We are supporting human rights in Botswana, championing the rights of people living with HIV so that they can access the services they need.
The national response to HIV in Botswana is strong, with free treatment available to anyone who needs it. This has helped it become one of seven countries in Eastern and Southern Africa to reach the 90-90-90 testing and treatment targets.
However, this effort is severely undermined by persistent human rights violations against people living with HIV.
We are working here to overcome the stigma and discrimination that is preventing the people who need HIV treatment the most from accessing it.
DID YOU KNOW?
- Around 20.7% of the adult population of Botswana is living with HIV.
- Around 9.3% of young women are living with HIV, versus 5% of young men.
- More than 42.2% of sex workers are living with HIV.
Meet one of OUR PARTNERs
BOTSWANA NETWORK ON ETHICS, LAW AND HIV/AIDS (BONELA)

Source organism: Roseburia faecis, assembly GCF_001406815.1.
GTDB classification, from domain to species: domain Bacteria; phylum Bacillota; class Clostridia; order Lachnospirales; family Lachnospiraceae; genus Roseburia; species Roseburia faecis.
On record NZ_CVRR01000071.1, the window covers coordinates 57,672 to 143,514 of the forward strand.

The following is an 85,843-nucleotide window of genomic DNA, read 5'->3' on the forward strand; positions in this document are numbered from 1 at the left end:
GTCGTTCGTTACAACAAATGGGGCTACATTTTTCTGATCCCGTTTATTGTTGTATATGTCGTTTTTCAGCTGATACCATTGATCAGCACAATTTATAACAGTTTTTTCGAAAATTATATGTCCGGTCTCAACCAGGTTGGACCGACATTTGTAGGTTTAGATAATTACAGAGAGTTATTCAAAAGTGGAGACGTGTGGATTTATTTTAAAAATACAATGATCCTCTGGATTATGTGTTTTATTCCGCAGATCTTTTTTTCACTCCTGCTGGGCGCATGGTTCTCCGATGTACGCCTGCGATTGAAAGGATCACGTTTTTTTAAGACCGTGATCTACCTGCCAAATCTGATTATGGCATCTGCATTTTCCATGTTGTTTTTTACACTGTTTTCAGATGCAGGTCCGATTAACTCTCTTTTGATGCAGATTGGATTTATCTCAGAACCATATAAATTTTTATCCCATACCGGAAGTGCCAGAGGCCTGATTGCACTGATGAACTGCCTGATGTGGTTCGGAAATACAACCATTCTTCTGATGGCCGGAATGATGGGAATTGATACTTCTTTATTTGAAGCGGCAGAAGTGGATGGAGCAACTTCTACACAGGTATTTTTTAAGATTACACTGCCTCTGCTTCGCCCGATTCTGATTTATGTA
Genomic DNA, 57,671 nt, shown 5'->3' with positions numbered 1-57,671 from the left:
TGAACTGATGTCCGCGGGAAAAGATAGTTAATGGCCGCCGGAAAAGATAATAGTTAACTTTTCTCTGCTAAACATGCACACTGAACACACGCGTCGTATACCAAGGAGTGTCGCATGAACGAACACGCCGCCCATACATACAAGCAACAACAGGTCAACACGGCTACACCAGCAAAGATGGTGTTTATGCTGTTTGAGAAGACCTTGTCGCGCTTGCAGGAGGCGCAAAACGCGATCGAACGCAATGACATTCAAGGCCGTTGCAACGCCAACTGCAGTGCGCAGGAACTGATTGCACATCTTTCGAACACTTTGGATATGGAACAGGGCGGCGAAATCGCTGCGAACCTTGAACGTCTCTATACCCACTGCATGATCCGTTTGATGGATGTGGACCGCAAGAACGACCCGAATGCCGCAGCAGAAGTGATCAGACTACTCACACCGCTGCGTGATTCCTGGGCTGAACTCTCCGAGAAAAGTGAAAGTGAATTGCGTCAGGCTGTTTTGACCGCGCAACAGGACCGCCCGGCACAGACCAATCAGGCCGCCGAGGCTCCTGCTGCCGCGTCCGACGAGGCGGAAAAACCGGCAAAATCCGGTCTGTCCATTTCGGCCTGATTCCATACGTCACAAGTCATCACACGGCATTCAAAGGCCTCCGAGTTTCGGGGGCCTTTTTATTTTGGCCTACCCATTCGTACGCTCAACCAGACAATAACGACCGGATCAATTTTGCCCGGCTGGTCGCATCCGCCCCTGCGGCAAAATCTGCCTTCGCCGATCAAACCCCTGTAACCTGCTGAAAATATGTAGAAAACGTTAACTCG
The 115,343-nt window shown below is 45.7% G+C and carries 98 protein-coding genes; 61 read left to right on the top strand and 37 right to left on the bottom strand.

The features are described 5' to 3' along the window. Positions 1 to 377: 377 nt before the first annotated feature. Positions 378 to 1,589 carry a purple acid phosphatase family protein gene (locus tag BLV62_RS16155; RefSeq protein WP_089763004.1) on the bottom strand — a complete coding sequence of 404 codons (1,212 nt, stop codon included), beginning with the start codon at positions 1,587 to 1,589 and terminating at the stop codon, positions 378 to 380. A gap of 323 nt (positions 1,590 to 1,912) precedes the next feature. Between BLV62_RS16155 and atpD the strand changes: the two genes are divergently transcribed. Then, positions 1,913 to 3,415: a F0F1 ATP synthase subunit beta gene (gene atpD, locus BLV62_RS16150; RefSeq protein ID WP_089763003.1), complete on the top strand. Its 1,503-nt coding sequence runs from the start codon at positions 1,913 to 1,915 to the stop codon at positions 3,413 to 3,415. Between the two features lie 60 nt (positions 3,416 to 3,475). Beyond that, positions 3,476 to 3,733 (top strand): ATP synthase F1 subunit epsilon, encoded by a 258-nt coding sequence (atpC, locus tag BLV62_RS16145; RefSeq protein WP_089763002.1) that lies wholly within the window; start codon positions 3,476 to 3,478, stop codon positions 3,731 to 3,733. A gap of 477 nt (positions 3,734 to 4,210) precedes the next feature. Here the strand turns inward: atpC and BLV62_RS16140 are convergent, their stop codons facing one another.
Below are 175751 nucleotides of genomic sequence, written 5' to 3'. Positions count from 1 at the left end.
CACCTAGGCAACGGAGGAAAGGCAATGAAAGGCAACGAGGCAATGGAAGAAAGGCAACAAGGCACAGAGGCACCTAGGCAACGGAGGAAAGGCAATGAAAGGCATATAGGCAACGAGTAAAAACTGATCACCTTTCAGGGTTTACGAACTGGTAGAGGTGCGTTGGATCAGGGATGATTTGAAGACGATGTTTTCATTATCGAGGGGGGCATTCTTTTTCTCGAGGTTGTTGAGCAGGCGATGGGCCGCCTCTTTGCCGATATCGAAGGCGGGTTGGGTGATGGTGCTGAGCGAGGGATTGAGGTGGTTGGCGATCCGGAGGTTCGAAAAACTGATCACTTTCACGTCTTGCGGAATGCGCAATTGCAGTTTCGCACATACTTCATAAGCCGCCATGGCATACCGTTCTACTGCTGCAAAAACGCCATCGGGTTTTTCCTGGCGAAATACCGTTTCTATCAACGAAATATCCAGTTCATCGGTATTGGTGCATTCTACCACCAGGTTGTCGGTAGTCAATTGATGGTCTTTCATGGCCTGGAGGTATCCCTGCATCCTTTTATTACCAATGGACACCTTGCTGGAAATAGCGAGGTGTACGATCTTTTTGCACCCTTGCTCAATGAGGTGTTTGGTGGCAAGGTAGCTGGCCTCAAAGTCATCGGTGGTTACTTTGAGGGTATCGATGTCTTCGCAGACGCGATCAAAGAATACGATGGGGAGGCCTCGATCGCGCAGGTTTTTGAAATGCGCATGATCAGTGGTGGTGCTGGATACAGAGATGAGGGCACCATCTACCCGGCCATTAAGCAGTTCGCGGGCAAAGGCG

We believe everyone has the right to access HIV prevention and treatment services, which is why we work with BONELA to ensure justice and dignity for everyone affected by HIV in Botswana.
BONELA implements programmes to address human rights-related barriers to services at scale. They work with a combined approach (across all programme areas) and inclusively (from the grassroots up) in a concentrated geographical area. BONELA has experience with funders such as ARASA and the International Treatment Preparedness Coalition and long-term funding from the Global Fund’s CRG Technical Assistance Program.
Since 2014, BONELA have used a legal aid database to refer and track human rights abuse cases against marginalised people and, in 2016, the team supported the successful registration of Botswana’s first LGBTI organisation, LEGABIBO.
OUR IMPACT IN BOTSWANA
We currently work with BONELA on building the capacity of civil societies to assess social contracting. BONELA is a key partner in Action 9 of our Global Plan of Action. We are also supporting BONELA in implementing REAct.
Our programmes in Botswana
We do this because ICT allows for anonymity, which can be vital for stigmatised...
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